Starving artist, rib cage showing.

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“I desperately need a job”, I said to myself as I pulled out a worn-out N100 note from my wallet to purchase airtime.

I haven’t yet caught my ‘big break’ with the music I’m deeply passionate about. So I sent out dozens of job applications. A means to an end, right?

Monday morning, my iPhone began to vibrate relentlessly at 6.am. I had finally secured a job interview… scheduled for 10.am. I was ready.

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My clothes carefully ironed and hung. I ironed my socks as well.

“How can I dress up, look so dapper, and proceed to take public transport to my destination?”

“Today is a day of new possibilities for I am confident in my skills,” I thought in my head.

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I decided to take an Uber.

I called my sister to request a loan of N3,000 to cover my expenses to the location. She quickly made a transfer as she always does whenever I’m in need.

So, here I am at the gate of my Uncle’s house in Surulere waiting patiently for a fellow named ‘Mike’.

“He’s 4 minutes away,” I read on my phone screen. “Driving a KIA Sportage.

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………..

“May I start the ride?” he asked politely.

Mike was young. I could possibly be older than him. I ball-parked his age at 22-years-old.

I looked around the vehicle with a worried expression on my face until he inquired what I needed.

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“Where’s the auxiliary cord?” I asked. For some reason, I placed emphasis on ‘auxiliary’.

He didn’t have. I was crushed.

Besides the comfort, privacy, and air-conditioning, playing my own music is my greatest motivation for using the Uber service.

What’s a car without an auxiliary cord, anyway?

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Eventually, I accepted the things I could not change and kept my focus on preparing for the interview as intelligently and wittily as I possibly could – until ‘Mike’ decided to engage me in small talk.

I’m not much of a talker, but I’m polite so I’ll respond to questions with a smile on my face but I’ll rarely ask questions of my own.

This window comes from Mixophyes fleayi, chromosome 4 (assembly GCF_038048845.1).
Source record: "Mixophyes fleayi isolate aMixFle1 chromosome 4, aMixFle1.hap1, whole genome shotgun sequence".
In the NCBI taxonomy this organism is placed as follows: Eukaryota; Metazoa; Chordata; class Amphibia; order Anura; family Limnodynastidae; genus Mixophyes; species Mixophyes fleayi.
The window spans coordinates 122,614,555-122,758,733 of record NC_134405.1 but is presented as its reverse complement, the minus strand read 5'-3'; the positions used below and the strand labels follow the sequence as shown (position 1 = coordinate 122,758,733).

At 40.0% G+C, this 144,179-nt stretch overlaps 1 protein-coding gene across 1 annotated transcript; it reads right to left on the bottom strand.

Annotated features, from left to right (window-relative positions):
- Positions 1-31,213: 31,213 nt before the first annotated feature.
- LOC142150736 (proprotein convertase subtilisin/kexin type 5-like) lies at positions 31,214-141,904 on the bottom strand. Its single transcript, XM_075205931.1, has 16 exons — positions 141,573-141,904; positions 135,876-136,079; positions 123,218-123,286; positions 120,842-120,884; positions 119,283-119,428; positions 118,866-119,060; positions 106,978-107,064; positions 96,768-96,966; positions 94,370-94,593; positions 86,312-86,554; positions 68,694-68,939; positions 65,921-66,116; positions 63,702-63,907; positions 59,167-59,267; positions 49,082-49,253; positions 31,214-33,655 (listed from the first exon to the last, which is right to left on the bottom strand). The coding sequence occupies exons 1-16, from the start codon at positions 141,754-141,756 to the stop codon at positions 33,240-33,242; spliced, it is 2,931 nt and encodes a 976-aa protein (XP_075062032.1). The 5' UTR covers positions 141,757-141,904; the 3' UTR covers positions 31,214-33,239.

In the course of the ‘small talk’, he mentioned that he’s a rapper and he’s only an Uber driver to source finances to fund his career.

I don’t recall how that came up but it piqued my interest – so I told him I’m a rapper as well.

Along the lines of the conversation, I came to realise that we were both very different kinds of rappers.

Mike is from Rivers state and he chose to make rapping in a mixture pidgin English his niche.

And I, on the other hand, have my origins in Jos, a predominantly Hausa speaking community. So, I chip in the Hausa line in almost every verse.

But with no auxiliary cord, how could I possibly show off my lyrical prowess?

……..

Mike told me to rap in acapella. And it went something like this:

I woke up to these hard times

I had to work but only part-time

Cause I had to get this music right

Cause nobody signing rappers who got soft rhymes

So tell my mum I won’t be back today

And I confess I broke her China set

But listen, mum, I’ll pay you back someday

Just gotta fit these pieces that I’m trying to set.

This industry ain’t sh*t to me

Like tummy aches, it’s sh*t to me

Ku ja nii gada baya let me do things worth the history books

Ga illimi, book me for a thousand shows

I’ll step on every single stage and do my tricks like magic shows

Sai ku tapa, J-town to Tinapa

Musically legendary, think I’m Frank Sinatra

I’m taking everything that’s owed to me

Na wa, har da naka

Immediately I was done, Mike decided to tell his own story – with his own technique.

Two days don pass I never sleep

I never see light, I never bath, I never eat

For this country where we dey, e don be

Everything in ruin, nonsense economy

So wetin we go do about am?

We go sit down just dey look?

My family is broke, no joke, we dey for edge oh

But Jehova got our backs so we never fall for track

But e dey pain me for my heart that’s why I gotta write this track

APC, APC you don dey talk change since

Two years don pass and still the same damn thing

I’m tired of this country, man, no wonder boys dey cut out

Trying to reach Yankee but I go settle for that Ghana now

Corruption in our blood, from the top to the grassroots

Fast money quick, trying to eat, and no be cashew

Try am on top Naira Bet but MMM na bad news

But people come dey chop money like everybody pass you

At that moment we pulled up onto Allen Avenue in Ikeja and in 12 seconds, he stopped at the gate of the office building.

“Can I end the ride now?” Mike asked in the same polite manner he did the first time.

And almost immediately, I received an alert charge on my phone for my Uber trip.

“Fair enough”, I thought to myself as I looked at the fare as I compared it to the distance of the trip.

I never saw Mike again after that day.

Although our struggles would seem similar on the surface, our stories and circumstances were quite different.

He opened my mind to the hardships in Nigeria that I had never experienced.

This was more than a transport to my destination. It was a journey to my real destination.

Until my next Uber ride.



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